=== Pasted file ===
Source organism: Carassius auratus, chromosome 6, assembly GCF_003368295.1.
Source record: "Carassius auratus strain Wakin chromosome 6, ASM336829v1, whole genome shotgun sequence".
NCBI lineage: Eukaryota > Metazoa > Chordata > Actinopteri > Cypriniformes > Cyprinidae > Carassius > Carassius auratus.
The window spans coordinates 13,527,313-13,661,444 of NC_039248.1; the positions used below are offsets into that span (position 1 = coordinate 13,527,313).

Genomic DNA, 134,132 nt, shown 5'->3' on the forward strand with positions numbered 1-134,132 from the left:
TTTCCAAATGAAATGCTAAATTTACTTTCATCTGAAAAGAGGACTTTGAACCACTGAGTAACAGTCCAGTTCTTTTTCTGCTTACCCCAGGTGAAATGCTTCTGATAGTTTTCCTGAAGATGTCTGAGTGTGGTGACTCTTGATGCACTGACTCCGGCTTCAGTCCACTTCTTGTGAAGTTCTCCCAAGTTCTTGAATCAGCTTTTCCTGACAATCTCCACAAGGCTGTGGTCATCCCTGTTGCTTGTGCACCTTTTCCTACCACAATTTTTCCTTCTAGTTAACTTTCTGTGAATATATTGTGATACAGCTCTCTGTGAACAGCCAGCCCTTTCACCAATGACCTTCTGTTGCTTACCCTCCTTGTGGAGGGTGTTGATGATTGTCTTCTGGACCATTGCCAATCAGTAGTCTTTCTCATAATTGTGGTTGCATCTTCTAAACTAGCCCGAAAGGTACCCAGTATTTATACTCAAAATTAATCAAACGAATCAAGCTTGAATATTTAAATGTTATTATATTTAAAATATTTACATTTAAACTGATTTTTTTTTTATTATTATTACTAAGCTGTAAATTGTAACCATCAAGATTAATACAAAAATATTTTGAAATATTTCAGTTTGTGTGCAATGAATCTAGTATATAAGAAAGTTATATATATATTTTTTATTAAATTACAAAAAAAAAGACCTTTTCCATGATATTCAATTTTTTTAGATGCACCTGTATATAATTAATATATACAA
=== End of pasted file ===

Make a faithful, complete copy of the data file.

Source organism: Carassius auratus, chromosome 6, assembly GCF_003368295.1.
Source record: "Carassius auratus strain Wakin chromosome 6, ASM336829v1, whole genome shotgun sequence".
NCBI lineage: Eukaryota > Metazoa > Chordata > Actinopteri > Cypriniformes > Cyprinidae > Carassius > Carassius auratus.
The window spans coordinates 13,527,313-13,661,444 of NC_039248.1; the positions used below are offsets into that span (position 1 = coordinate 13,527,313).

Genomic DNA, 134,132 nt, shown 5'->3' on the forward strand with positions numbered 1-134,132 from the left:
TTTCCAAATGAAATGCTAAATTTACTTTCATCTGAAAAGAGGACTTTGAACCACTGAGTAACAGTCCAGTTCTTTTTCTGCTTACCCCAGGTGAAATGCTTCTGATAGTTTTCCTGAAGATGTCTGAGTGTGGTGACTCTTGATGCACTGACTCCGGCTTCAGTCCACTTCTTGTGAAGTTCTCCCAAGTTCTTGAATCAGCTTTTCCTGACAATCTCCACAAGGCTGTGGTCATCCCTGTTGCTTGTGCACCTTTTCCTACCACAATTTTTCCTTCTAGTTAACTTTCTGTGAATATATTGTGATACAGCTCTCTGTGAACAGCCAGCCCTTTCACCAATGACCTTCTGTTGCTTACCCTCCTTGTGGAGGGTGTTGATGATTGTCTTCTGGACCATTGCCAATCAGTAGTCTTTCTCATAATTGTGGTTGCATCTTCTAAACTAGCCCGAAAGGTACCCAGTATTTATACTCAAAATTAATCAAACGAATCAAGCTTGAATATTTAAATGTTATTATATTTAAAATATTTACATTTAAACTGATTTTTTTTTTATTATTATTACTAAGCTGTAAATTGTAACCATCAAGATTAATACAAAAATATTTTGAAATATTTCAGTTTGTGTGCAATGAATCTAGTATATAAGAAAGTTATATATATATTTTTTATTAAATTACAAAAAAAAAGACCTTTTCCATGATATTCAATTTTTTTAGATGCACCTGTATATAATTAATATATACAA